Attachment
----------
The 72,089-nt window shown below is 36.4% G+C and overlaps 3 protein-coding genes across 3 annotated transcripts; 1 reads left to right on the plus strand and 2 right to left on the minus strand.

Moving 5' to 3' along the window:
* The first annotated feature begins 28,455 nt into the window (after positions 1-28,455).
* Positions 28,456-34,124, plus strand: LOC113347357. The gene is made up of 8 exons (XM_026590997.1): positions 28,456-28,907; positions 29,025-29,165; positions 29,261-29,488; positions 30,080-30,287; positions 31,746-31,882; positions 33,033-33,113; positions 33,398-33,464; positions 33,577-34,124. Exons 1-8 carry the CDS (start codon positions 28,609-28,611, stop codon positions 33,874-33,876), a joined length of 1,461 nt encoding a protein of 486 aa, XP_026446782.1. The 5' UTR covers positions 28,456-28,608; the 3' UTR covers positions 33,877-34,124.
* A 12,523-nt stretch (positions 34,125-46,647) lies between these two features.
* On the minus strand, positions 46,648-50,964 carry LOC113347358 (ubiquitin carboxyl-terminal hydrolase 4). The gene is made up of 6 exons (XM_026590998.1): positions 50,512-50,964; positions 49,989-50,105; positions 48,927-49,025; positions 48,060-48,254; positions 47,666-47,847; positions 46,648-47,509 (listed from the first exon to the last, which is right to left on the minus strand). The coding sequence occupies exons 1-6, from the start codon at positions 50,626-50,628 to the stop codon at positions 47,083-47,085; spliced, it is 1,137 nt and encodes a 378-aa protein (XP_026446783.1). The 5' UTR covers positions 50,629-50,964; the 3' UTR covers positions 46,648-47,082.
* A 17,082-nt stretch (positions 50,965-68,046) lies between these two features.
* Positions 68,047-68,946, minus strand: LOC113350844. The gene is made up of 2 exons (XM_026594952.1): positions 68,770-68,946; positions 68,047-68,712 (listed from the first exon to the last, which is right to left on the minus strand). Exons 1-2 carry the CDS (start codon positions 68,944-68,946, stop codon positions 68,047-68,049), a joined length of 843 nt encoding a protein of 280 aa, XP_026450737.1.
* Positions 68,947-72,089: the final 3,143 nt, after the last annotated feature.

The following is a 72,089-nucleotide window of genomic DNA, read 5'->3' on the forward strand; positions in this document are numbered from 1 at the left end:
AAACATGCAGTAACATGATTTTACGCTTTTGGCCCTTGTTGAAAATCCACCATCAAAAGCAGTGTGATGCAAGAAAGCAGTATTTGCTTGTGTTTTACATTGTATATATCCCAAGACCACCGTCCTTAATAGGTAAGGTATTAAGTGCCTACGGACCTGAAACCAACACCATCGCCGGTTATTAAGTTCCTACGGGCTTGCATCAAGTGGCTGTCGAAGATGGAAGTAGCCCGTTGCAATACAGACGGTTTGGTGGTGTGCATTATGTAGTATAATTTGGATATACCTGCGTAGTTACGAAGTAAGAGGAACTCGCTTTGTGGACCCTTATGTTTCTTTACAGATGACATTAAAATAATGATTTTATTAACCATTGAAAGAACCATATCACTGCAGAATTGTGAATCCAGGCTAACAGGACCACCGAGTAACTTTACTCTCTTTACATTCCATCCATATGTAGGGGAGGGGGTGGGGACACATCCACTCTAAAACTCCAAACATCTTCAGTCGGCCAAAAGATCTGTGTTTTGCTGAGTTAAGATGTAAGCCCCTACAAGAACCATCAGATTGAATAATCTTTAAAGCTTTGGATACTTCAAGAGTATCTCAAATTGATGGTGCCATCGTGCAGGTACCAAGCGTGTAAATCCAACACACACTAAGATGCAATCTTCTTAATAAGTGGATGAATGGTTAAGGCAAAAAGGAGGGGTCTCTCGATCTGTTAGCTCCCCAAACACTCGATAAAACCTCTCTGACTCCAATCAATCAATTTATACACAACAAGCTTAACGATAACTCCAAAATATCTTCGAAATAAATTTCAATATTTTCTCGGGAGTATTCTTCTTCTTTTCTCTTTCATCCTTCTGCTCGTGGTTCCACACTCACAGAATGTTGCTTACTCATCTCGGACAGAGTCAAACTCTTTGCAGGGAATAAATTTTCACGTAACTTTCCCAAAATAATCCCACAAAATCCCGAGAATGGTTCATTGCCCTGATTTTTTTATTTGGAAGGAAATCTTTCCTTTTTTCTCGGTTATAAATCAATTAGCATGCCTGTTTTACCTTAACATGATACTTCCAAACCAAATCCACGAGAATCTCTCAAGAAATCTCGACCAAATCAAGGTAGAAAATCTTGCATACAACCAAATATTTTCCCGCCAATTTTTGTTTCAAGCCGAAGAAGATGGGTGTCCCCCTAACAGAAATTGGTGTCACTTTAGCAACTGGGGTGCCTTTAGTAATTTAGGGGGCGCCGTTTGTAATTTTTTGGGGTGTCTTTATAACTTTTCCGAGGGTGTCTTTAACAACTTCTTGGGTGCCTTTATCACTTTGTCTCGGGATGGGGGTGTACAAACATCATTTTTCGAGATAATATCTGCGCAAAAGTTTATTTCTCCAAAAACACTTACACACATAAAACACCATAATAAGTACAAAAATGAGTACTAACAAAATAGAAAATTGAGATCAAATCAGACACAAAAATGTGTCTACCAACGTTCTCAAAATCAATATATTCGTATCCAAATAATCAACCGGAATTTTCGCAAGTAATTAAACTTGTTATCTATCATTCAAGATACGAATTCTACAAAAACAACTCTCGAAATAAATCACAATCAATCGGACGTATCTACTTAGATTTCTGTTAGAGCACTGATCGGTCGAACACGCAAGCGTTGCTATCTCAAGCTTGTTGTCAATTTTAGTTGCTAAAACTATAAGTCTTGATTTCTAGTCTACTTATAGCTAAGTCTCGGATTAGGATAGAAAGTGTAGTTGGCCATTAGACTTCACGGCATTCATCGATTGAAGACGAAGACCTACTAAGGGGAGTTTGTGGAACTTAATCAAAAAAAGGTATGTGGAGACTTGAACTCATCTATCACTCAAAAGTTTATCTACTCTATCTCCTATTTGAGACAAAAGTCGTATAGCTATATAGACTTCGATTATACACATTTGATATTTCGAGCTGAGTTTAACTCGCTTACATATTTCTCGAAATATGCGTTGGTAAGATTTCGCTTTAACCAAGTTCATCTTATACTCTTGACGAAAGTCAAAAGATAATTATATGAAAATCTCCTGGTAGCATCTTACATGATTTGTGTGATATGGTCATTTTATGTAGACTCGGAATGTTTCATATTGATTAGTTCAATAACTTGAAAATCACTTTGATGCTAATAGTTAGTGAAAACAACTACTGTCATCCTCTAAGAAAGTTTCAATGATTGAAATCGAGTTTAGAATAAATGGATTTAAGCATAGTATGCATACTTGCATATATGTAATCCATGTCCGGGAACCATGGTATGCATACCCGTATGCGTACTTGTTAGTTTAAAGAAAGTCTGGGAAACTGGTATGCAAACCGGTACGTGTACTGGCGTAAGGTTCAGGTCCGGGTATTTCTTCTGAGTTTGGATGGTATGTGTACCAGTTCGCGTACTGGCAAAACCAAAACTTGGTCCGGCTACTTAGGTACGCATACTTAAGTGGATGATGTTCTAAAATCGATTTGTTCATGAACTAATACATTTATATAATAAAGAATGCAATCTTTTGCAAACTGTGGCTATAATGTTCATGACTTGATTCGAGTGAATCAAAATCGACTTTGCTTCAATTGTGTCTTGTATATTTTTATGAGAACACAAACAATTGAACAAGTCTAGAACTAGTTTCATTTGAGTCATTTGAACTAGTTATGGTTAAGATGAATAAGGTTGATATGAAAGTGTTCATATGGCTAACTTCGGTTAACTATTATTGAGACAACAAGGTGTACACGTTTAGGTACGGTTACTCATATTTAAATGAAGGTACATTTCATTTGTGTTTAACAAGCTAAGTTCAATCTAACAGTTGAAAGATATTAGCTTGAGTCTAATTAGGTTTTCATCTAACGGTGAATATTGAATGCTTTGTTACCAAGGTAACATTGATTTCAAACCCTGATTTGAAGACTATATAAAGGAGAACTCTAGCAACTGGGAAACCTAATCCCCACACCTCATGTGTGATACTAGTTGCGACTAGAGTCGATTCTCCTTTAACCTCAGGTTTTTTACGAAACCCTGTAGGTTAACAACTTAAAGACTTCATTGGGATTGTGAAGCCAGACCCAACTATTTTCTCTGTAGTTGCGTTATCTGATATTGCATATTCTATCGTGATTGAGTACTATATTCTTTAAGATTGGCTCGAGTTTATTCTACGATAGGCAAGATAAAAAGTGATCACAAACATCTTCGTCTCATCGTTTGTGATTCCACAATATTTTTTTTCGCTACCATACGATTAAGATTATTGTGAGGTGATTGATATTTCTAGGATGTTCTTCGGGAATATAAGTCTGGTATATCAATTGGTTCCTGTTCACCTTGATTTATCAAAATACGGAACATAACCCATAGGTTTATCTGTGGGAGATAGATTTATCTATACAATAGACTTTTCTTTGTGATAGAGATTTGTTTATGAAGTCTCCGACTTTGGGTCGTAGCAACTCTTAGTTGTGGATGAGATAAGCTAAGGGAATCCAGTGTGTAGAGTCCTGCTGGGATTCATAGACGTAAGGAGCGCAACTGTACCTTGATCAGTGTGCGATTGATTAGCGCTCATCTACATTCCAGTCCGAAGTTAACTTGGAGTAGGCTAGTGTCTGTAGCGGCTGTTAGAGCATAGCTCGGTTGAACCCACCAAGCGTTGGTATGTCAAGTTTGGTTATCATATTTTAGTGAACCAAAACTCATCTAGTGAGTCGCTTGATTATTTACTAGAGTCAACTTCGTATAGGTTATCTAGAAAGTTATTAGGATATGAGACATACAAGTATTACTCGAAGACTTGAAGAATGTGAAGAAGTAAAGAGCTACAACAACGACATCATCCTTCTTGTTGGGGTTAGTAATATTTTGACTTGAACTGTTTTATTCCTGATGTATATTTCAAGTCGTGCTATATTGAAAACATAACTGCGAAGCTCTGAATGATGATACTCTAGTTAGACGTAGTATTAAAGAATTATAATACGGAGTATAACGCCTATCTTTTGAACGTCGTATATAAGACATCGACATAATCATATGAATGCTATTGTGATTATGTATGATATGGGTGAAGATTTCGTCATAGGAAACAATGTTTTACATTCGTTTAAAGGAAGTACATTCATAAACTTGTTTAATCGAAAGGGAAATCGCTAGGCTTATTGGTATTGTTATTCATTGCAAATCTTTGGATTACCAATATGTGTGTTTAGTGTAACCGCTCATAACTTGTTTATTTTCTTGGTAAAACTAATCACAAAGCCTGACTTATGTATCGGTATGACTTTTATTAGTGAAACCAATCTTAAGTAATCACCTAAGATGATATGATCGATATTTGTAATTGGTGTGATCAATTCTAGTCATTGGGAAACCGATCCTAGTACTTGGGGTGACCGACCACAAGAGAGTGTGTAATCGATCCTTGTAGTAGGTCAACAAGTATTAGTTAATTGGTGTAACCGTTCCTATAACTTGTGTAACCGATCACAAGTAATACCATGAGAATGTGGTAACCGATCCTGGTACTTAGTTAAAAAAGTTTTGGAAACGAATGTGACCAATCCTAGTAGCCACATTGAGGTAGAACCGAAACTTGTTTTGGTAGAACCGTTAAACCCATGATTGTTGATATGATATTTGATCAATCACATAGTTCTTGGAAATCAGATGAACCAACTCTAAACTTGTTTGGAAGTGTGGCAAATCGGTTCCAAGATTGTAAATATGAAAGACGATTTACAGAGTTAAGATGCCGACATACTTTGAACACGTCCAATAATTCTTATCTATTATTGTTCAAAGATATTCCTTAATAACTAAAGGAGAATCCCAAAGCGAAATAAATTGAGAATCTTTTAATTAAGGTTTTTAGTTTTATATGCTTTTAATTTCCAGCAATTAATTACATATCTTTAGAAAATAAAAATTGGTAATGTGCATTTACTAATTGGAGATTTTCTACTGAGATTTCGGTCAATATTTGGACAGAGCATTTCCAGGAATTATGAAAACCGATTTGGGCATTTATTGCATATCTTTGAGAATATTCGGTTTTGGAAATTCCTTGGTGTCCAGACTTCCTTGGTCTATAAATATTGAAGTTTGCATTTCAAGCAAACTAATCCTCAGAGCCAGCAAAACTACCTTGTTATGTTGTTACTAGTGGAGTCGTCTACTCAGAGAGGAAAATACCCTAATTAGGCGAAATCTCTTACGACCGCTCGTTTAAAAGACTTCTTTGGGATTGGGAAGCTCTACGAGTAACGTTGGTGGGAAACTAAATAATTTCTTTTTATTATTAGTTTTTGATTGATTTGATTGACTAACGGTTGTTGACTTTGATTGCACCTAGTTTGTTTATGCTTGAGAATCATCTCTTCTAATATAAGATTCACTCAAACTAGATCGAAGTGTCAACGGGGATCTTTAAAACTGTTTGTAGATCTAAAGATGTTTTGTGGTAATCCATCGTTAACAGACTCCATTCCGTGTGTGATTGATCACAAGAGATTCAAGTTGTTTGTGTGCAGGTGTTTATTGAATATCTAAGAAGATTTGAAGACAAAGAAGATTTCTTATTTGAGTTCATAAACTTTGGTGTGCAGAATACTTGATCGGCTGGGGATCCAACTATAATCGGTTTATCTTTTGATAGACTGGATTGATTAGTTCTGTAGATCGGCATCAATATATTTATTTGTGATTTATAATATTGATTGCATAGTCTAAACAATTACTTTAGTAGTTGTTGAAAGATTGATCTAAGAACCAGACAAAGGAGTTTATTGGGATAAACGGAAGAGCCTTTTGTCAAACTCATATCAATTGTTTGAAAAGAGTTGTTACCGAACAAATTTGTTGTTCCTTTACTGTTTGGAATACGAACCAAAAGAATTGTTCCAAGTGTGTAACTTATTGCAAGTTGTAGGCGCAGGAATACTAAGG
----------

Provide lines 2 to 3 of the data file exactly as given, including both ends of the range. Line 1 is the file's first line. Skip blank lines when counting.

Moving 5' to 3' along the window:
* The first annotated feature begins 28,455 nt into the window (after positions 1-28,455).